The Great Goddess of Mercy Facing the Pacific Ocean
Kamaishi Daikannon is a standing statue of Bodhisattva Kannon, located on the coast of Kamaishi in Iwate prefecture and overlooking the Pacific Ocean. The sculpture is nearly fifty meters high with an observatory laid out in its chest, and displays various Buddhist deities representations inside its hollow lower part.
The beautiful, entirely white statue of extraordinary size was built in 1970, on the commission of Kamaishi’s Sekiozen-ji temple. Kannon is facing the ocean to offer her compassion to the victims of past wars and tsunami, so they can be admitted in the nirvana, the Buddhist paradise. In the Buddhist mythology, Kannon is an emanation of Buddha’s compassionate love for all living beings and is also known as Avalokitesvara in India. She can be pictured in various positions and shapes and be either masculine or feminine. Compassion is by the way, one of the most important virtues in traditional Buddhism.
The secret giant statue
Surprisingly, one must really look for the statue to find it. Located away from the city center and the port, Dai-Kannon is "hidden" in the coastal landscape in the south-east of Kamaishi, close to the Iron and Steel History Museum. It is therefore difficult to spot it from afar, and it is only when at the foot of the hill it is standing on that one can view it.
The plaza at its foot, reachable by an escalator, distributes the usual functions of a Buddhist temple, such as the chozuya purification fountain, a statue of Jizo, the Bodhisattva protector of children and travelers, and a main hall shaped as a white stupa. Initiates will be interested by the latter, as it shelters remains of Shaka Buddha (not viewable) offered by an important Sri Lankan monk to Kamaishi’s temple in 1975, and two paintings of the nirvana. Another room displays sculptures of the great Buddhist schools’ founders.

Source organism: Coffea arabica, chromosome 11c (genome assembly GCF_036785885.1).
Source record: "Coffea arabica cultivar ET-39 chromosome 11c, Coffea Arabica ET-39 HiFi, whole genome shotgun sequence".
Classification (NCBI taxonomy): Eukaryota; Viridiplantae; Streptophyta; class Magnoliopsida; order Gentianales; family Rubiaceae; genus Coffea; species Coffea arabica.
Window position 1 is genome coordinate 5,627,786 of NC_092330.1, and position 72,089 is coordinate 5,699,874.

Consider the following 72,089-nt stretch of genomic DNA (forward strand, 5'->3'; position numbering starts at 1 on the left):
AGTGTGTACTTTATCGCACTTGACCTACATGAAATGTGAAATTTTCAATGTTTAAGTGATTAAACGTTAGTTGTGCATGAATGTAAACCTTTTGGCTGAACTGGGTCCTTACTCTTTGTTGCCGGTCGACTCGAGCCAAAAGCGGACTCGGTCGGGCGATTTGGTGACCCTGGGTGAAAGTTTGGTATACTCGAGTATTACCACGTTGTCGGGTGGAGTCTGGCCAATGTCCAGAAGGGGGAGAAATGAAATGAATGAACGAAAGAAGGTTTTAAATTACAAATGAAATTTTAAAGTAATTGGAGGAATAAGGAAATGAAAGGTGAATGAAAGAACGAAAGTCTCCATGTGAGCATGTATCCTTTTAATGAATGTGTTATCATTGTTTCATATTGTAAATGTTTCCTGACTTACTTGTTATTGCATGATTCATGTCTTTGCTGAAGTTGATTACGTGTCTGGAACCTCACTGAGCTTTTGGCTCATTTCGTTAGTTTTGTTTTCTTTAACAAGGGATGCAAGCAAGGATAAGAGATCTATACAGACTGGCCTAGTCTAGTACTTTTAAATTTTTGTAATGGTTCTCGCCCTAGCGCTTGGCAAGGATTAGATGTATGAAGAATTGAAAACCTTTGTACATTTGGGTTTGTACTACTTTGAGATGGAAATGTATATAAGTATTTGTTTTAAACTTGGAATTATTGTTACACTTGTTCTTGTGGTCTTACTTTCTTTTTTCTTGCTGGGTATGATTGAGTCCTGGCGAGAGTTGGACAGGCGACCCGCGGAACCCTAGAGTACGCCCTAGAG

A spectacular panoramic view
However, visitors are charmed by the wonderful panoramic view on the bay that unfolds at the base of the statue. The Pacific Ocean appears in the horizon and adds immensity to the site. The walk crosses a beautiful reproduction a little traditional red bridge, and a photo spot for couples in front of a somehow kitschy decor made of a heart-shaped metallic sculpture to which a bell is suspended. There is also a small text by Yumi Katsura, the first designer of European-style wedding gowns in Japan. The place smoothly combines spirituality and folklore, in a mix between a temple and an observatory.
The observatory and the Seven Lucky Gods
The last, but not the least, part of the visit, is inside the statue, starting with a little temple dedicated to Kannon. A couple of stairways lead to a round-shaped room whose walls are covered with thirty-three different representations of the deity. Another spiral staircase climbs to the highest accessible place, the observatory. Statues of the famous Seven Lucky Gods are scattered along the way. Lastly, nestled in the arms of Kannon, the viewing platform Gyoran Tenbodai offers an unobstructed view on the seascape that is really worth the effort, with a clear picture of the surrounding small creeks and mountains.
There are naturally many other large representations of Kannon to see throughout the archipelago. In the Tohoku area, for example, Sendai Daikannon is one of the Bodhisattva’s tallest statues in the world, culminating at 100 meters high.